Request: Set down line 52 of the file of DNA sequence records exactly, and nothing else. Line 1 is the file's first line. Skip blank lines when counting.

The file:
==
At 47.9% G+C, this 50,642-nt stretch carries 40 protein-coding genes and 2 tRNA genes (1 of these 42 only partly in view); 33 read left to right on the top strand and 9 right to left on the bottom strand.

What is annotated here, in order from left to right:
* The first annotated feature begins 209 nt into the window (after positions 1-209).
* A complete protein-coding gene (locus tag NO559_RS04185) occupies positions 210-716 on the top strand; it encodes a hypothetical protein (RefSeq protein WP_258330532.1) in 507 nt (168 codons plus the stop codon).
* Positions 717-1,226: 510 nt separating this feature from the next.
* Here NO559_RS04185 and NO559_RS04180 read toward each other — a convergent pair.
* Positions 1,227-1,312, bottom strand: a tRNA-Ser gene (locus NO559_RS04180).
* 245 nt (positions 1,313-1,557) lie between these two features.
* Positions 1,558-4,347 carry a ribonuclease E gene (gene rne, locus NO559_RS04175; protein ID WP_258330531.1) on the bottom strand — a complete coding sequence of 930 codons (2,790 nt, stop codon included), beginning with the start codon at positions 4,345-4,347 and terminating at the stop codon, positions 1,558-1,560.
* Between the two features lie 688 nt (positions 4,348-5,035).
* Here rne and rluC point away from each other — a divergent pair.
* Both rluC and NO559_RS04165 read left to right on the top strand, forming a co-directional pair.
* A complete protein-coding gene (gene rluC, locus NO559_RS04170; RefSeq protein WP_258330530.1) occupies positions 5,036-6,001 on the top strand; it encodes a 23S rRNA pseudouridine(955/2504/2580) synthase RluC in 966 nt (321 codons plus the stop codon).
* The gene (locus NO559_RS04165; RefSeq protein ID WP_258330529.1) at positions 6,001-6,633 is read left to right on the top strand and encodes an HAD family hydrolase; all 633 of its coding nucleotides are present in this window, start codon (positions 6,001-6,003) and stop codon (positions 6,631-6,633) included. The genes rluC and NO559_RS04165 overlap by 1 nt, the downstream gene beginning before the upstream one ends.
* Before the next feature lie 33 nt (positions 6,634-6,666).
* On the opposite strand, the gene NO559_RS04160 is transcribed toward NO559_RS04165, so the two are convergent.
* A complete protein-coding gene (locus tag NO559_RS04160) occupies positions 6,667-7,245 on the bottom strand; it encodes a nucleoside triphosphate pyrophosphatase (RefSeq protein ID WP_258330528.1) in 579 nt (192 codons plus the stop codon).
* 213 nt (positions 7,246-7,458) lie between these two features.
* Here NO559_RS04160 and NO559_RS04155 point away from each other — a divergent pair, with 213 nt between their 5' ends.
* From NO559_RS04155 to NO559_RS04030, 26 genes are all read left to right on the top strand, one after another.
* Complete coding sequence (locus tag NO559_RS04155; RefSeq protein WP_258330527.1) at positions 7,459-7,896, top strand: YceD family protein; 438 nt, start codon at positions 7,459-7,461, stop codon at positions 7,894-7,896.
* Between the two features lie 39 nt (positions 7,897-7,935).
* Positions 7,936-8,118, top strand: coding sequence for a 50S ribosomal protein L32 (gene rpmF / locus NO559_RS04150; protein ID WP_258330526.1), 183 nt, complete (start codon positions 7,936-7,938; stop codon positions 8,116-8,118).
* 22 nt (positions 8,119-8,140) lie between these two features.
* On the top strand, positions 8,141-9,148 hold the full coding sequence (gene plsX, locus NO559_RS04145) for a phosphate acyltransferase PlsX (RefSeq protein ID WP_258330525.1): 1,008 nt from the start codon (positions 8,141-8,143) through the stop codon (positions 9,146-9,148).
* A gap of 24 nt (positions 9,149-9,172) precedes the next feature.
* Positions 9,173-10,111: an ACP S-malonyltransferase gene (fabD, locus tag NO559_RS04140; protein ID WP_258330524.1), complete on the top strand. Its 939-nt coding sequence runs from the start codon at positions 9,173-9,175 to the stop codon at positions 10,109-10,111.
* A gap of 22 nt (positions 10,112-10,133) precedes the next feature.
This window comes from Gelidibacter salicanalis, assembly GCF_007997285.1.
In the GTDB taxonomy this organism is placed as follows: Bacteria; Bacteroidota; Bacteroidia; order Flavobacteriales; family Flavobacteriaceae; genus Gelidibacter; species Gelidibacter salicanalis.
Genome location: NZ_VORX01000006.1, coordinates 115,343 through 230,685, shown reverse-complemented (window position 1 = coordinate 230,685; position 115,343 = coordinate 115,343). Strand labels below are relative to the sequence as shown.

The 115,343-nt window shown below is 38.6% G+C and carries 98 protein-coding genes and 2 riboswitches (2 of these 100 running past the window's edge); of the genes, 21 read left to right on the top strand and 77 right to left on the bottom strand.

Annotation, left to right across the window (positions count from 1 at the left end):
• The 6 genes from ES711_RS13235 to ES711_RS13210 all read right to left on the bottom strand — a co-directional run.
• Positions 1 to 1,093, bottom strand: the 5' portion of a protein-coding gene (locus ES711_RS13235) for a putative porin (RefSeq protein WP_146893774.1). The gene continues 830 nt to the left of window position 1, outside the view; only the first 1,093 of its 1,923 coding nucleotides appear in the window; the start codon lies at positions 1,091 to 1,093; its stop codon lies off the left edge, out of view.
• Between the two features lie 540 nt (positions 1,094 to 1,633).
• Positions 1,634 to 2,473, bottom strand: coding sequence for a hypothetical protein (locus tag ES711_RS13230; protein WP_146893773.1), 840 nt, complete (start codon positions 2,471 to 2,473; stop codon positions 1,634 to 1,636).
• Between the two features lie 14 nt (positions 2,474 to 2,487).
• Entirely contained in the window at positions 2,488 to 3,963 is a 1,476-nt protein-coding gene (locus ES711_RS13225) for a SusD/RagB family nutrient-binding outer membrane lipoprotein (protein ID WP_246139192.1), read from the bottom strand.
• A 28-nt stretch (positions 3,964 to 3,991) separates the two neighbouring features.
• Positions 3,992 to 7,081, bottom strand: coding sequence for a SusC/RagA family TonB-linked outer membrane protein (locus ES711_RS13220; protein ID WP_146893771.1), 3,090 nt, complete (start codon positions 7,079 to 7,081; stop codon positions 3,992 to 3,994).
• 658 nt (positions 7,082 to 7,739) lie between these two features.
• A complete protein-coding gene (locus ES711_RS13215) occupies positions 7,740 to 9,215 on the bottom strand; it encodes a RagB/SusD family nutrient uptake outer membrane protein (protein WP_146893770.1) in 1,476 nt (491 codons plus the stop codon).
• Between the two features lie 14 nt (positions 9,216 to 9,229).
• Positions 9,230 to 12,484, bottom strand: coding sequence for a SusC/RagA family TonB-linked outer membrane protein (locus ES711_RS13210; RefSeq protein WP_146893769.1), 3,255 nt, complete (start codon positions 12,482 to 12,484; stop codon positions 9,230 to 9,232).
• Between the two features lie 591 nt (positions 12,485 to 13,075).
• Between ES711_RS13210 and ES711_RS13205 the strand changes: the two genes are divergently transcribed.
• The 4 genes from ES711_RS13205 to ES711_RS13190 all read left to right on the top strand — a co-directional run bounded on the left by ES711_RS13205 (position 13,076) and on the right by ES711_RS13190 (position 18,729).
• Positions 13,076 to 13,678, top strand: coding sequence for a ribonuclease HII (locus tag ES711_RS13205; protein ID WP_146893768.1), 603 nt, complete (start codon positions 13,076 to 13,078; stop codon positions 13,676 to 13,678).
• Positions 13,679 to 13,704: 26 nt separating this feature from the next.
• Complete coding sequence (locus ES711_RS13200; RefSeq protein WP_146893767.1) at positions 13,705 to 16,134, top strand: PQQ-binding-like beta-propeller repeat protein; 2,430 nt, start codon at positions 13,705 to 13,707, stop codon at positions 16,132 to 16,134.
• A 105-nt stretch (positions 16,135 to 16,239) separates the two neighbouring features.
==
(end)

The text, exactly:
• A 105-nt stretch (positions 16,135 to 16,239) separates the two neighbouring features.